Radar 51/52

If You Love Me - Kill Me!
by Agata Tuszyńska

Witnesses described the scene the way it appeared to their eyes in the morning of July 1, 1890, in an appartement on Nowogrodzka Street. "In a very small room, completely dark, from top to bottom decorated with pleated drapes, there lay on a large Turkish ottoman, in her underwear with slightly open eyes, the actress Maria Wisnowska with her limbs stretched out and her legs somewhat apart. There was no other furniture in the room, the windows were tightly boarded up, the floor was covered with a soft carpet, and under a ceiling hung a huge umbrella, in the middle of which was attached a lamp.  Around the midsection of the corpse there lay two business cards of Alexander Barteniew, and on them and near them, in the pleats of her shirt, there were three sour cherries. Against the wall stood an ale bottle with a small quantity fo black liquid in it, at the feet of the dead woman lay a cavalry officer's sword. On one of the several scattered sheets of paper there was a sentence written in a woman's hand: "Don't  trifle with love..."

The name of Wisnowska doesn't mean much to today's youth. Older Varsovians nod their heads sadly upon recalling the stories their parents had told them of their own youth.

Many had heard stories about her in their childhood. At the old Powazki cemetery in Warsaw, near the catacombes, there stood and still is standing a large monument of white marble. The writer Jarosław Iwaszkiewicz recalls precicely the face in which " there is a feeling of some sort of unheard-of sweetness and an amazing womanly charm." "Here lies a great Polish actress, who was killed by a Russian officer, " the actor Henryk Małkowski's mother told him. "When you grow up, you'll learn more about her."

A certain amount of scandal accompagned Wisnowska's fate almost from the begining of her theatrical career. "The first ingenue" was quickly transformed into an alluring lover, off-stage as well as on. She doggedly increased her circle of admirers, which ranged "from high-school students still wet behind their years" to "old men with white hair on their temples". The details of her methods of recruiting her collection of men were repeated excidetly in the drawing rooms and living rooms of the Warsaw of the writes Sienkiewicz and Świętochowski. It was said that she received men at her place with bare legs (!), in airy peignoirs and Greek tunics, generously distributing her charms. People talked about her uninhibited conversations in dim light, about the revolver that she apparently never parted with, about the poison with which she filled her favourite ring. Better informed sources assured the world that, like Sara Bernhardt, she would sleep in the coffin.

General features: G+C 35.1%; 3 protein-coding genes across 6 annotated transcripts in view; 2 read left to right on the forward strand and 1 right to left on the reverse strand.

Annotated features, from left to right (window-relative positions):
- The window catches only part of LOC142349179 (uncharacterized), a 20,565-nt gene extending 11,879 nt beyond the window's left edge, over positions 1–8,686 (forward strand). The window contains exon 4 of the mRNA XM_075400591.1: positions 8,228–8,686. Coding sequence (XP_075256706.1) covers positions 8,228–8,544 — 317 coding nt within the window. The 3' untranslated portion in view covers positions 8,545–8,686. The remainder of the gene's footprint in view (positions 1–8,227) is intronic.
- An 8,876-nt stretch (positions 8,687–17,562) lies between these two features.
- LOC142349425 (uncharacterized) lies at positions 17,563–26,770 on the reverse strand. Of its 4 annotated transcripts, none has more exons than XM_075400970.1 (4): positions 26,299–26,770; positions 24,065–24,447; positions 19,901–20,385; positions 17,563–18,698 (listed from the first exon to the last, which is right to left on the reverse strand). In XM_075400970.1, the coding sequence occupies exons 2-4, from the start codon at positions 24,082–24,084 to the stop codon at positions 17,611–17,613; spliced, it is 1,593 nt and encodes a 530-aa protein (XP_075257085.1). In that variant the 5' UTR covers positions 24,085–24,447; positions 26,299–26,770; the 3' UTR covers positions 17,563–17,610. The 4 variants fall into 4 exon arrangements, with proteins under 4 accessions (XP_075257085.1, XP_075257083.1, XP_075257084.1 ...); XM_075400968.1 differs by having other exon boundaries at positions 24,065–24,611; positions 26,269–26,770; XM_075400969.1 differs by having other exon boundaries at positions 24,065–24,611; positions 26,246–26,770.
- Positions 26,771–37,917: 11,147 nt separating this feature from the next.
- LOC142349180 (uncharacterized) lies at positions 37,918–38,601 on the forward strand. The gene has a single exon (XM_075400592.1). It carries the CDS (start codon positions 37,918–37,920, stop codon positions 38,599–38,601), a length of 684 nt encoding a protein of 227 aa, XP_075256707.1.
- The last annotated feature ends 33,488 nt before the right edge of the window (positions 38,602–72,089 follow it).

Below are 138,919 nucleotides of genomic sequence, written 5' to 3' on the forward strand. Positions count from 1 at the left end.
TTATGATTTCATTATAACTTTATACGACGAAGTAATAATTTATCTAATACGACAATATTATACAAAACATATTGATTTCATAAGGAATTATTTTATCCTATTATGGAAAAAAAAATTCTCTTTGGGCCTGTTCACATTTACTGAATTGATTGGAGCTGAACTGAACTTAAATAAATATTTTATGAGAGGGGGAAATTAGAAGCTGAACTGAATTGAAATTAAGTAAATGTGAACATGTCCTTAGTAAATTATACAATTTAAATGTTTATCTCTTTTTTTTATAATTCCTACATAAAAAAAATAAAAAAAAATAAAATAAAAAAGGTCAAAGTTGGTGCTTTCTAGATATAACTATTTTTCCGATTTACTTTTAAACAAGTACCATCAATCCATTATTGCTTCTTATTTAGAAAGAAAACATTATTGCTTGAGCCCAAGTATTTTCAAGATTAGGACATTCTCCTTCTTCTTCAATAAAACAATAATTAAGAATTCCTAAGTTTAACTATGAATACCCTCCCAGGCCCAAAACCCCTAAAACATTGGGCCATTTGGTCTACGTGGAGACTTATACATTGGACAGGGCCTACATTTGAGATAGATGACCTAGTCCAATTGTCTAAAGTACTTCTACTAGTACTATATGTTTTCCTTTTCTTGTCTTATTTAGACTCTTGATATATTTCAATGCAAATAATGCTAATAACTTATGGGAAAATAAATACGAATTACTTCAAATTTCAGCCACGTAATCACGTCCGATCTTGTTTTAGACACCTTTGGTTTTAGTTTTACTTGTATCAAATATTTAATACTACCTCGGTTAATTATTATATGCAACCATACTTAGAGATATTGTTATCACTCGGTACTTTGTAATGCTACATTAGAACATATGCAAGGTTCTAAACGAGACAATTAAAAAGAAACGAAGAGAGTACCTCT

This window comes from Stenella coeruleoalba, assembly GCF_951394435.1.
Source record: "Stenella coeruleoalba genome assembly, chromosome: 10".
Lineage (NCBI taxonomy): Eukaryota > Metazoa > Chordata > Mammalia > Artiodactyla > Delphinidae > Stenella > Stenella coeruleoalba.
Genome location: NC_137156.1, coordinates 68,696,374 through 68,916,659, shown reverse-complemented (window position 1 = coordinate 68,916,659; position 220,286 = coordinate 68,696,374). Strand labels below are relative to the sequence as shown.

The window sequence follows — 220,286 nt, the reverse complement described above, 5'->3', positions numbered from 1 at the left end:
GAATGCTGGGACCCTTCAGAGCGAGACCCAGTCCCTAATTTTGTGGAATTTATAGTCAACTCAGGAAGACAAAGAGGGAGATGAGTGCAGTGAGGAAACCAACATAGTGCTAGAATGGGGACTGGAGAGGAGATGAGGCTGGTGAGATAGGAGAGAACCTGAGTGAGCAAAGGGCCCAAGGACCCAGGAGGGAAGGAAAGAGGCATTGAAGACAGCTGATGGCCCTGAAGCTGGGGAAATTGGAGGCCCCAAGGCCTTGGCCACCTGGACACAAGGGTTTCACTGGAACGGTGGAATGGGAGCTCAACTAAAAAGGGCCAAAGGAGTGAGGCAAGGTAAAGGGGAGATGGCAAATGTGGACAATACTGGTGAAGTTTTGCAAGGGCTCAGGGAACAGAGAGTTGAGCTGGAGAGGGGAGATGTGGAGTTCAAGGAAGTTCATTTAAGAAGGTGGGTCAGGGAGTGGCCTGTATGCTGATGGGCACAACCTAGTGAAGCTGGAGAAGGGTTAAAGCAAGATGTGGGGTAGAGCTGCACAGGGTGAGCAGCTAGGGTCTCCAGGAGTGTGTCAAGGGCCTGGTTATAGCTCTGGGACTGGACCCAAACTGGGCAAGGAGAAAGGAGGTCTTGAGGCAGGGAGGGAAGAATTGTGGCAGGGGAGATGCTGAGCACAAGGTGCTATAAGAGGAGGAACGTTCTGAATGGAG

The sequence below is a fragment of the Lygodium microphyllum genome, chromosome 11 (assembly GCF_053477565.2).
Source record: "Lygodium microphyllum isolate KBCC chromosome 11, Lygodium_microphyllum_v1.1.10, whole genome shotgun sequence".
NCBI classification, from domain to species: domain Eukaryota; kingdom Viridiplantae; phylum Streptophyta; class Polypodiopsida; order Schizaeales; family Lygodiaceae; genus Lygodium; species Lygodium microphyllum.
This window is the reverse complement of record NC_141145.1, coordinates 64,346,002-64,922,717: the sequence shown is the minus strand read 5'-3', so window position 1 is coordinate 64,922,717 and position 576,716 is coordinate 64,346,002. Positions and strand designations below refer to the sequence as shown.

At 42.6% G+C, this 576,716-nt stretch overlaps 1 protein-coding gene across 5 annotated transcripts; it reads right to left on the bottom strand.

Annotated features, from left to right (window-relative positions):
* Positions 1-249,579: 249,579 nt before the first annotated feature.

Wisniowska heard such stories with satisfaction. She herself saw to it and she would appear all the more unusual. It wasn’t all made-up, although distinguishing fact from fiction is exceptionally difficult. Wisnowska deliberately added numerous piquant details, non-existent events, and colorful details to her own biography. This gave her the popularity she longed for. She did not lack innate talent for her role of femme-fatale.

Wisnowska was surrounded by journalists, men of letters, singers, even nobility. The critics praised her acting ability. “When acting with Wisnowska, things went along as if one were sightseeing in an imaginary world”. Many of her contemporaries held the same opinion.

Wisnowska participated in the most famous acting competition held in the golden age of the Warsaw theater. During a period of several years (1882-89), she competed against Jadwiga Czaki for the championship of the theatrical world. She was showered with flowers, young men pined outside her windows, many times she was carried home by her young fans. She became their idol.